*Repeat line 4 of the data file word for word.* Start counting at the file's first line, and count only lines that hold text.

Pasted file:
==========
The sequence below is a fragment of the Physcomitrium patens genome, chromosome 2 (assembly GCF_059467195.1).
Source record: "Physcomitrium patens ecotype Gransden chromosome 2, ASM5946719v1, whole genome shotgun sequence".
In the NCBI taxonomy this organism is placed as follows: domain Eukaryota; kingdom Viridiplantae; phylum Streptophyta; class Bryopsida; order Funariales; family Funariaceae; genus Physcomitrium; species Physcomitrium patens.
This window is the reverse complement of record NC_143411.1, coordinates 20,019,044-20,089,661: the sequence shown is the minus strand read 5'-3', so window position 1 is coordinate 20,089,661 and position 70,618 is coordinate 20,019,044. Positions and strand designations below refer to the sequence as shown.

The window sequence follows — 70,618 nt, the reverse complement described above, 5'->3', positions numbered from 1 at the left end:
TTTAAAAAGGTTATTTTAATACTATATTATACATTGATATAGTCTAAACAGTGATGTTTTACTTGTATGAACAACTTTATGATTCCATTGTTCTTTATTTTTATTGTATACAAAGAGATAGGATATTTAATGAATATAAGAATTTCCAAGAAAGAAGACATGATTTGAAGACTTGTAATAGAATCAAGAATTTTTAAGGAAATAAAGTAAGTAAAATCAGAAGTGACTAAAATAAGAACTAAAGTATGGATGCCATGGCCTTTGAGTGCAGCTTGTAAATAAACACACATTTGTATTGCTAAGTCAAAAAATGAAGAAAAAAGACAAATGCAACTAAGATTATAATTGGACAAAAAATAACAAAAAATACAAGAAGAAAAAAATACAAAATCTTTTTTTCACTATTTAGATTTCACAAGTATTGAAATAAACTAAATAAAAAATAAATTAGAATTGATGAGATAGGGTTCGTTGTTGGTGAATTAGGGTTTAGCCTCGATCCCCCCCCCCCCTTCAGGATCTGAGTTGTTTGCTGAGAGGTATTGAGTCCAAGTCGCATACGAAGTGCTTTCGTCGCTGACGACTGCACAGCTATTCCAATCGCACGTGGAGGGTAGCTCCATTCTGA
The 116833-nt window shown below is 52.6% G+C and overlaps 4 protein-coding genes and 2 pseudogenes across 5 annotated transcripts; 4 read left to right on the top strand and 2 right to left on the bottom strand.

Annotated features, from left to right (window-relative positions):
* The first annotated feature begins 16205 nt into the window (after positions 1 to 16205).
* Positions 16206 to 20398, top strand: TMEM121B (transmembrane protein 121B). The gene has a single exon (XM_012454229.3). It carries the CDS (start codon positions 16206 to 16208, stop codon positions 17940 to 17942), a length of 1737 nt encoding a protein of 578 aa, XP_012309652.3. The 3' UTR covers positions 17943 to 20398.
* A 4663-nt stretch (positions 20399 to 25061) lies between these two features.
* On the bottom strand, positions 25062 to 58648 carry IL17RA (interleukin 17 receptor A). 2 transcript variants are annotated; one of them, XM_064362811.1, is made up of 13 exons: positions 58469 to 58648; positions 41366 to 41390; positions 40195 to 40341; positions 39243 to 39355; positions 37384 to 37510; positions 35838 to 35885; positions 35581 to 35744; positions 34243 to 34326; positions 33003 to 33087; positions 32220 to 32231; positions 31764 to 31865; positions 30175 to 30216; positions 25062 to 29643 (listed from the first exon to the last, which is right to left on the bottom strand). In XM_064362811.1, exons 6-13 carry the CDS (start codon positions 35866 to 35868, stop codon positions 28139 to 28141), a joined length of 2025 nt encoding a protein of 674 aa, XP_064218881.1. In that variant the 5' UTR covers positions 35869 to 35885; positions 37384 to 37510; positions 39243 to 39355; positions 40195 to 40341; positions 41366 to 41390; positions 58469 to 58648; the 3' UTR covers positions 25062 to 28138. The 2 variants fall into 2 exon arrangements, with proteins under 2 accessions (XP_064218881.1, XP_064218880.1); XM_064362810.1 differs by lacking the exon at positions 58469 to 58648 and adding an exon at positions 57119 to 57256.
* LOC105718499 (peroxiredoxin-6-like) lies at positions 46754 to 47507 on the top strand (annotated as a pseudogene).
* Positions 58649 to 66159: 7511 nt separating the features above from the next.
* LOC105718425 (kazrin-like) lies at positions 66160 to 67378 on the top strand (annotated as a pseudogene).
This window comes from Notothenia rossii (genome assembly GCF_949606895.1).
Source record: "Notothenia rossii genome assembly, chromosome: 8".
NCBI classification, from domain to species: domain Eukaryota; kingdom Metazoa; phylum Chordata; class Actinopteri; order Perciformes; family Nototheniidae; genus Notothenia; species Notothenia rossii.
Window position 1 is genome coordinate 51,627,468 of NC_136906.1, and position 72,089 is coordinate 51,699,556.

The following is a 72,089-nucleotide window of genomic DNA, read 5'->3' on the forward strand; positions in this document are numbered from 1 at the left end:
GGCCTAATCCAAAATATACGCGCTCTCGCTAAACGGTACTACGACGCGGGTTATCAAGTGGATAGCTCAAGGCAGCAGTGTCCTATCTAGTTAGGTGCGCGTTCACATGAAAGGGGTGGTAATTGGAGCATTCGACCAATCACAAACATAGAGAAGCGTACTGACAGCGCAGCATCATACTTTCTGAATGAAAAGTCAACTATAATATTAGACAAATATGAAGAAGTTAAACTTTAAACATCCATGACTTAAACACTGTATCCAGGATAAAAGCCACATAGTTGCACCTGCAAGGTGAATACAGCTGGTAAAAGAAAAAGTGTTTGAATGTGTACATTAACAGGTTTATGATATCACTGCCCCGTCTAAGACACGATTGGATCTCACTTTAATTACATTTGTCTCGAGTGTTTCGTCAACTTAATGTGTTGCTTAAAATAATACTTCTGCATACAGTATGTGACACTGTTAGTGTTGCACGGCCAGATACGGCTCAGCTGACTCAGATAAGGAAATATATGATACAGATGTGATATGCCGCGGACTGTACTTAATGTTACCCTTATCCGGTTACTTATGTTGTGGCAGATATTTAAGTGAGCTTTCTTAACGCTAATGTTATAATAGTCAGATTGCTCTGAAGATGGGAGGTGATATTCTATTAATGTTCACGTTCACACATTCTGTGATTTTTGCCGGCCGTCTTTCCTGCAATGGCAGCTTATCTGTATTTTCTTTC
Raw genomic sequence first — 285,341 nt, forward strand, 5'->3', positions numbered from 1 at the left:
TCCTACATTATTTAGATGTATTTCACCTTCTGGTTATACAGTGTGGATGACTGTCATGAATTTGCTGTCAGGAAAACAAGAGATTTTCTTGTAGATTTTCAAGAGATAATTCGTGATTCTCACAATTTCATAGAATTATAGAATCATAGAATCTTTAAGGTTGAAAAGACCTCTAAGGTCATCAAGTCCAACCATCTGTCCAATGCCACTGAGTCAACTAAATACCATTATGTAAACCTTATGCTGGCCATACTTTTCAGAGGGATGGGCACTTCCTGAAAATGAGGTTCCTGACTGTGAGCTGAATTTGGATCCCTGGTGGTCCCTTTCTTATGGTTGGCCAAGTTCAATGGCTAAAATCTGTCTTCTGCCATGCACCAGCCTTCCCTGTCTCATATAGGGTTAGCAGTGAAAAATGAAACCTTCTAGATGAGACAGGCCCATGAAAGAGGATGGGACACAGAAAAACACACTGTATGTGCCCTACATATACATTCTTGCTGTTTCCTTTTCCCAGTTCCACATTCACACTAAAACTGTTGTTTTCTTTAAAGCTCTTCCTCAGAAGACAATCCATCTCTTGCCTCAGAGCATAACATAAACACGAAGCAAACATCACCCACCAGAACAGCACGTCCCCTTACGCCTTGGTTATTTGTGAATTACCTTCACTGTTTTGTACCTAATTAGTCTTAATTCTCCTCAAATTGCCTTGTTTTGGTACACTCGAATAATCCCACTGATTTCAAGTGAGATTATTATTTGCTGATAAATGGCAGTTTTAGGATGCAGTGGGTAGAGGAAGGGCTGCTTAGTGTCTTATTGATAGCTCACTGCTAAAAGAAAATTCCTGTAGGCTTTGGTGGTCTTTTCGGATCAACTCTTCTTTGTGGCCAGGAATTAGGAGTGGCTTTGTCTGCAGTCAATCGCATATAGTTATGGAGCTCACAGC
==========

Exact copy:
This window is the reverse complement of record NC_143411.1, coordinates 20,019,044-20,089,661: the sequence shown is the minus strand read 5'-3', so window position 1 is coordinate 20,089,661 and position 70,618 is coordinate 20,019,044. Positions and strand designations below refer to the sequence as shown.